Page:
In order to establish diversity jurisdiction in 1993, when this suit was brought, the matter in controversy had to exceed the sum or value of $50,000, exclusive of interests and costs. 28 U.S.C. § 1332(a) (West 1993). The party seeking to invoke the diversity jurisdiction of the court bears the burden of demonstrating that the requirements for jurisdiction have been satisfied. Advani Enterprises, Inc. v. Underwriters at Lloyds, 140 F.3d 157, 160 (2d Cir.1998). “[I]t must appear to a legal certainty that the claim is really for less than the jurisdictional amount to justify dismissal.” Chase Manhattan Bank, N.A. v. American Nat'l Bank and Trust Co. of Chicago, 93 F.3d 1064, 1070 (2d Cir.1996) (citing St. Paul Mercury Indem. Co. v. Red Cab Co., 303 U.S. 283, 288-89, 58 S.Ct. 586, 82 L.Ed. 845 (1938)).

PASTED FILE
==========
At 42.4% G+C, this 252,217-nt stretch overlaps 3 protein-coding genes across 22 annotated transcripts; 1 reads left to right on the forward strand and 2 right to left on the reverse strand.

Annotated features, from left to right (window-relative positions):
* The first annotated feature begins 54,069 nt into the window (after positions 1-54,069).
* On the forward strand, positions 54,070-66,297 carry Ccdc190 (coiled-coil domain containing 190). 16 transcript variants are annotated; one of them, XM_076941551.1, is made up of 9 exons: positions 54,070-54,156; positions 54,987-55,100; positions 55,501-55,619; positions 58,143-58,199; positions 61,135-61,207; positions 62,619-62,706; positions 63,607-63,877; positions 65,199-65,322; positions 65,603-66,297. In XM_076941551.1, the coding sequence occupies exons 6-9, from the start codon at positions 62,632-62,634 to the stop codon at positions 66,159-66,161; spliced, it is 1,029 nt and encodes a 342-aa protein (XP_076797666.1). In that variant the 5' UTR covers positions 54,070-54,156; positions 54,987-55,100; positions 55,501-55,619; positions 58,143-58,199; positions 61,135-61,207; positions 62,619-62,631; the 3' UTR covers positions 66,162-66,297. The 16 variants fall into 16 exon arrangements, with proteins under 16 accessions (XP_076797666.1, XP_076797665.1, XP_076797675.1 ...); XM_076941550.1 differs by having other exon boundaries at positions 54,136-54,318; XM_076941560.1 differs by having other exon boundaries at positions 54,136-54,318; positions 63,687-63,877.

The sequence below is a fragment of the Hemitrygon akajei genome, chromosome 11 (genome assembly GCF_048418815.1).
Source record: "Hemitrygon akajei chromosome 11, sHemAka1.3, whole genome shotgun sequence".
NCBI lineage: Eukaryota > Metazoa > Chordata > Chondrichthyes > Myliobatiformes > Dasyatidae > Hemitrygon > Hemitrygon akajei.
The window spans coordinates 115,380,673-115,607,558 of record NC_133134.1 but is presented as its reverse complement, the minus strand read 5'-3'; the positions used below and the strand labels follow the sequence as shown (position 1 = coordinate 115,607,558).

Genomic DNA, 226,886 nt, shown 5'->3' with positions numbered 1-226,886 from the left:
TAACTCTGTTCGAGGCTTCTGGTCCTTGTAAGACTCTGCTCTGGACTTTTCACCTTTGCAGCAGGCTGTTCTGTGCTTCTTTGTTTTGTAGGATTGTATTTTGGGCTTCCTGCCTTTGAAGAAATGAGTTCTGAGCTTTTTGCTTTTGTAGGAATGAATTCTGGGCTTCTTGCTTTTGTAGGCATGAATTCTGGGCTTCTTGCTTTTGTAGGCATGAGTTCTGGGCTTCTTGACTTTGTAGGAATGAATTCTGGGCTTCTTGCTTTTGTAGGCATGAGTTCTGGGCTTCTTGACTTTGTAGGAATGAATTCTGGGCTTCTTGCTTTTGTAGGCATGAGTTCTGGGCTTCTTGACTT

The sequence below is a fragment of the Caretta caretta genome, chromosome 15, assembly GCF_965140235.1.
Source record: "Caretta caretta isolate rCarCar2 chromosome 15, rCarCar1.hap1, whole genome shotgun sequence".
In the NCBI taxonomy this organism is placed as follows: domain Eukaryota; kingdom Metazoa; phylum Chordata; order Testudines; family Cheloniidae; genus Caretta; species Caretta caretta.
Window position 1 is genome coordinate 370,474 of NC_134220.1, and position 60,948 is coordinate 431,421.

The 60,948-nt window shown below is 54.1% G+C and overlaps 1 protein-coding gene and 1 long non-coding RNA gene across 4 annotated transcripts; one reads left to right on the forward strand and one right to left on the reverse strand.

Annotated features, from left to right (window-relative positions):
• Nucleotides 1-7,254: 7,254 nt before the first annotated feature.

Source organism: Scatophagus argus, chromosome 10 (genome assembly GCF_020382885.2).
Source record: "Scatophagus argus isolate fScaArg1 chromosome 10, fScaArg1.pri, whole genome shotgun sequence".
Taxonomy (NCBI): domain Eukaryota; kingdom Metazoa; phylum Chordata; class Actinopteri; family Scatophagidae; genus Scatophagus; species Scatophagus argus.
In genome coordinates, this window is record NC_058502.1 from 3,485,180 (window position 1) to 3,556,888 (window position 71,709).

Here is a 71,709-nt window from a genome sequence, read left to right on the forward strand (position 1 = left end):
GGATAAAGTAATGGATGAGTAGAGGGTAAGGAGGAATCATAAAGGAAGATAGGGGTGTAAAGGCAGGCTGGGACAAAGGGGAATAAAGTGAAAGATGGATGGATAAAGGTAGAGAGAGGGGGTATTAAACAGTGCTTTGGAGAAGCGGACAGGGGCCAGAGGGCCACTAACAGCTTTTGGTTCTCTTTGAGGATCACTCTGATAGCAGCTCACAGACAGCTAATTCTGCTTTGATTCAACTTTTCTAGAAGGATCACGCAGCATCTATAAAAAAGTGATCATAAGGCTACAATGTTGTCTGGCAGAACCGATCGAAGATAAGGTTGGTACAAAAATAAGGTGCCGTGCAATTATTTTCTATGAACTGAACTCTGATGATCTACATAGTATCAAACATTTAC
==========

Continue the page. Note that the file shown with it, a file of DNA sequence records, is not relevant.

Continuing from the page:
The unions and the trustees collectively asserted eleven claims against AMCAN, two of which alleged that the company failed to pay union dues for the workers it had hired, and nine of which alleged that the company failed to make the required contributions to certain funds established to benefit either the members of the Carpenters or members of the Laborers. Counsel for the Carpenters candidly admits in his letter brief to this Court that “no single [union or trustee] has raised a claim which would entitle it to recover on its own an excess of $50,000.” Counsel for the Laborers does not dispute this concession.
The unions and trustees contend, however, that they can satisfy the jurisdictional amount if they are permitted to aggregate the value of their individual claims. To that end, they propose aggregating the value of all of the claims, or, alternatively, aggregating separately the value of the claims raised on behalf of members of the Carpenters and those raised on behalf of the Laborers. We decline to endorse either formula of aggregation.